Well that’s probably anyone who used the words “Harry Reid” and “leadership” in the same sentence.
On Wednesday night, Democrats went to sleep expecting a productive, but not necessarily radical, reform of the filibuster rules that have allowed Mitch McConnell and the GOP to effectively run the U.S. Senate despite being in the minority. After previously waffling on the question of reform, Reid had finally gotten frustrated and publicly brandished his power to change the rules with a simple majority.
To the shock of Democrats, they woke up on Thursday to a memo from Reid and McConnell announcing a deal that accomplished all of nothing. There are now fewer stops on the legislative train where McConnell can derail bills…but make no mistake that his power to derail those bills remains.
It’s just another instance of the majority leader’s pesky unwillingness to actually “lead.”
I like Harry Reid as far as Senators go. I never had a serious problem with him until he ascended to his leadership role. Often Reid substitutes, “breaking openly with the White House and fellow Democrats” for “leadership.” Sometimes a leader breaks away from the status quo, but more often a leader is someone who gets their marching orders accomplished quickly and efficiently. Breaking from the lockstep by shooting yourself in the foot is ineffective.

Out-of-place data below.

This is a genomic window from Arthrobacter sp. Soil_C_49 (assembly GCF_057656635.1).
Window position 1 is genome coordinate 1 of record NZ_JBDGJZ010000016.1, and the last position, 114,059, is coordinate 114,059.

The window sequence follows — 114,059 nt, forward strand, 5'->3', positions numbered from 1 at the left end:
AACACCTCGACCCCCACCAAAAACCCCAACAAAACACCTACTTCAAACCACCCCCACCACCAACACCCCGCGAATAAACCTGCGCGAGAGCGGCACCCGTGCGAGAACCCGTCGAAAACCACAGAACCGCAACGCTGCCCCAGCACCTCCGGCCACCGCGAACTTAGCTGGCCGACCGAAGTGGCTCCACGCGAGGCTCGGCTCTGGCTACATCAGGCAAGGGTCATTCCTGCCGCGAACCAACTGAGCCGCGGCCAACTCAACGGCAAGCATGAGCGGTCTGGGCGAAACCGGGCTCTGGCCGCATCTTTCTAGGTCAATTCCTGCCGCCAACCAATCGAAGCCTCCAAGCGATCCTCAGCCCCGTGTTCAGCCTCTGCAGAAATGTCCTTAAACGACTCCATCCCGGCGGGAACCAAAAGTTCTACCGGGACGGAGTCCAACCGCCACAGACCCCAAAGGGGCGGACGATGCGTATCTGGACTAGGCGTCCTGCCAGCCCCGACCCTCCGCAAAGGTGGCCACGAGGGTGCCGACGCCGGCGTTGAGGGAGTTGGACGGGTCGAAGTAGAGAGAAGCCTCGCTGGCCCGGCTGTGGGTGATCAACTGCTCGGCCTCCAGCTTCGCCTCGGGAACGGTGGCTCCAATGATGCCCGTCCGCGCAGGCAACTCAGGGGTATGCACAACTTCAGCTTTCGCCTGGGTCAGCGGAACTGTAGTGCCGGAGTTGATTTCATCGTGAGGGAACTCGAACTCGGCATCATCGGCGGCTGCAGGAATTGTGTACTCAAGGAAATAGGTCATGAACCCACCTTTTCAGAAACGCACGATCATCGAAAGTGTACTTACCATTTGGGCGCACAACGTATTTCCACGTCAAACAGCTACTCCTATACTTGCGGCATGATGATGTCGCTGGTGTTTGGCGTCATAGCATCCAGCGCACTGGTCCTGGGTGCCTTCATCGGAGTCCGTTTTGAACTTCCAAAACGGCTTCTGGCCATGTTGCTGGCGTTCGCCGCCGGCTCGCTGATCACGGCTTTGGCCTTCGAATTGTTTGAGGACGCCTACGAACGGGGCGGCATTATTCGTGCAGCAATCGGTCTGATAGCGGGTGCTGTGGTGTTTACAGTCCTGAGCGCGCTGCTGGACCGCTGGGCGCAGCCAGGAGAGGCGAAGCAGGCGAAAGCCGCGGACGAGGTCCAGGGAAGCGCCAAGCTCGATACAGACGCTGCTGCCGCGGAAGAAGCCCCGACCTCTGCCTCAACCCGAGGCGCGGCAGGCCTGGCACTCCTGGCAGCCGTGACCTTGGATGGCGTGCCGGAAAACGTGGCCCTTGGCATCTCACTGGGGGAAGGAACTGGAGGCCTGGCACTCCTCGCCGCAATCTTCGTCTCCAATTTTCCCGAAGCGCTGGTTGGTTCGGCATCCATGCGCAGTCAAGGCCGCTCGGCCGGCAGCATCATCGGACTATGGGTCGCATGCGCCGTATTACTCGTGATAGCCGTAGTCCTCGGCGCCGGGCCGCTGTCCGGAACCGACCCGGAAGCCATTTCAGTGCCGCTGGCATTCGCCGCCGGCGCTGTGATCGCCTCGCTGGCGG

And we all know how this will turn out: within weeks of this new spirit of bipartisanship, Mitch McConnell will begin filibustering everything in sight. Harry Reid will go on the news and whine about McConnell betraying their deal. McConnell will publicly mock Reid for being the weakest Senate leader in the modern era, and Harry Reid will take the floor with a tearful apology to Merkley and Udall for not going with their plan.
And another Senate session is lost.
Tommy Christopher of Mediaite has an interesting take on this whole debacle. Christopher thinks that Harry Reid balked because he didn’t want to set the precedent that a simple majority can invoke the “nuclear option” to change the rules. In Reid’s mind, if the Republicans regained the Senate he did not want to have set a precedent that would allow them to abuse the Democrats with a simple majority.
But, as Christopher points out, McConnell and the Republicans really couldn’t care less about the precedent set today. They will invoke the nuclear option if it suits their needs and not bat an eye.
Perhaps the best way to sum up Harry Reid’s leadership is to point out that his greatest accomplishment required the entire Senate to be empty.